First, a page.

Back around 5 BC, where C stands for the programming language, engineers would photograph their oscilloscope's display to record their test results.

This appears to be such a photograph, taken from this Wikipedia article on Elliptic filters.

Photograph of a pole zero plot

The photo is described as follows:

Log of the absolute value of the gain of an 8th order elliptic filter in complex frequency space. The white spots are poles and the black spots are zeroes. There are a total of 16 poles and 8 double zeroes. What appears to be a single pole and zero near the transition region is actually four poles and two double zeroes as shown in the expanded view below. In this image, black corresponds to a gain of 0.0001 or less and white corresponds to a gain of 10 or more.

I have seen plots like this many times and always wondered how they were created. In other words, what methods and equipment were used to do this? They even show poles in the RHP, which doesn't make much sense.


You can follow the links to the Mathematica source code, copy-pasted here:

xp2[xi_] := 
  Module[{g, num, den}, g = Sqrt[4*xi^2 + (4*xi^2*(xi^2 - 1))^(2/3)];
   num = 2*xi^2*Sqrt[g];
   den = Sqrt[8*xi^2*(xi^2 + 1) + 12*g*xi^2 - g^3] - Sqrt[g^3];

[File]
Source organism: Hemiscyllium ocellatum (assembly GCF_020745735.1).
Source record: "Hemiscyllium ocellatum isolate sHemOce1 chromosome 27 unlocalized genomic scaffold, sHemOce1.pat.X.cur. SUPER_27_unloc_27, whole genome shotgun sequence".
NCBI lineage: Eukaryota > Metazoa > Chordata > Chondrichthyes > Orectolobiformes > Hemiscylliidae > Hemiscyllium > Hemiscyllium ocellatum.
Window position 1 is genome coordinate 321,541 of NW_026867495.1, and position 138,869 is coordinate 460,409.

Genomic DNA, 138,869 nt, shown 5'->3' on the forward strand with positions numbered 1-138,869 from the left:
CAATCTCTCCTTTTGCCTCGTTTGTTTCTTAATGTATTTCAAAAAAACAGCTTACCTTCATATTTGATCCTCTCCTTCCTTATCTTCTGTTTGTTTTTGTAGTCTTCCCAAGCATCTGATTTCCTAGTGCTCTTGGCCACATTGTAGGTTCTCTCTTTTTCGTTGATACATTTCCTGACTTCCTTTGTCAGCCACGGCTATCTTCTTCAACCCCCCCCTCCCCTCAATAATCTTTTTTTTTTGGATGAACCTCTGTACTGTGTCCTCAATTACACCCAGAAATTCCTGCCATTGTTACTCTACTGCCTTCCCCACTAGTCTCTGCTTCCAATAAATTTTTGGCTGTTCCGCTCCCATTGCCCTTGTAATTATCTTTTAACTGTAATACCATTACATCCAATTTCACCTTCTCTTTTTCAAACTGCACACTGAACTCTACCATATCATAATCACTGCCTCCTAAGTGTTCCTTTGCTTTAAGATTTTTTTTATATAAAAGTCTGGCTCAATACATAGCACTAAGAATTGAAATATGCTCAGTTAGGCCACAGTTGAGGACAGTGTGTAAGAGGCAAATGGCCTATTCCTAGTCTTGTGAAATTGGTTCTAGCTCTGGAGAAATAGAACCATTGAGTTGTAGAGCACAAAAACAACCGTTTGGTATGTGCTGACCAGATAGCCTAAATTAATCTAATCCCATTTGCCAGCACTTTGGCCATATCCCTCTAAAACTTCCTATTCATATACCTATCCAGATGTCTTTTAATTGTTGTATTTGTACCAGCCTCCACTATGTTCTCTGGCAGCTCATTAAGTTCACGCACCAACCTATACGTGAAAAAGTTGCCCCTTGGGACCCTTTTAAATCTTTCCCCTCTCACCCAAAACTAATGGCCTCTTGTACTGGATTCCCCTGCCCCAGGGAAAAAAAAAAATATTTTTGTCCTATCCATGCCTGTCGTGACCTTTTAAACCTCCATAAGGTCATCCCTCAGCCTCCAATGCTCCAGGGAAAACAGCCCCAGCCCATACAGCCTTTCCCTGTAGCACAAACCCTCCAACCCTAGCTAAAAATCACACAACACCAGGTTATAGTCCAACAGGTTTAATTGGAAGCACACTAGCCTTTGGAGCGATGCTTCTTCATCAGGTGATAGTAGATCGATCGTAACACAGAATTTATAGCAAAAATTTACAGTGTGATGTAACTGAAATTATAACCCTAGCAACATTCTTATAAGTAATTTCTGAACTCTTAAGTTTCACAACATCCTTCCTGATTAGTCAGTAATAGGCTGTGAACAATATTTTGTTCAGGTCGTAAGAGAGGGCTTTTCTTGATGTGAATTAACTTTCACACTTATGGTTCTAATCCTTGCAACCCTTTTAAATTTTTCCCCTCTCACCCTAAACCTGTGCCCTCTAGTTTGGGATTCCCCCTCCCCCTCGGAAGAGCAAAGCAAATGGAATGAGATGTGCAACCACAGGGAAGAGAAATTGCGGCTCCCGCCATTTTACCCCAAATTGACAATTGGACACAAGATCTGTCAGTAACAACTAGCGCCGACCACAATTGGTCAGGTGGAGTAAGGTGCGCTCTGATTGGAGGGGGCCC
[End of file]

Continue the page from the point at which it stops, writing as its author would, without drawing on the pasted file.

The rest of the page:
xz2[xi_] := xi^2/xp2[xi];

t[xi_] := Sqrt[1 - 1/xi^2];

(*Use particular values for low-order functions*)
r1[xi_, x_] := x;
r2[xi_, x_] := ((t[xi] + 1)*x^2 - 1)/((t[xi] - 1)*x^2 + 1);
r3[xi_, x_] := 
  x*((1 - xp2[xi])*(x^2 - xz2[xi]))/((1 - xz2[xi])*(x^2 - xp2[xi]));

(*Use nesting property for higher-degree functions*)
r4[xi_, x_] := r2[r2[xi, xi], r2[xi, x]];
r8[xi_, x_] := r4[r2[xi, xi], r2[xi, x]];

ellgain[xi_, w_, w0_, ep_] := 1/Sqrt[1 + ep^2*r8[xi, w/w0]^2];

 w0 = 1;
 ep = 0.5;
 xi = 1.05;
 min = 0.0001;
 max = 10;

   ellgain[xi, sig + I*w, w0*I, ep]
 {sig, -4, 4},
 {w, -4, 4},
 PlotRange -> {Log[min], Log[max]},
 PlotPoints -> 100,
 ColorFunction -> GrayLevel,
 ClippingStyle -> {Black, White}
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  • $\begingroup$ I see, it just appears to be an old B/W photo. $\endgroup$ – user5108_Dan Apr 28 '16 at 21:24

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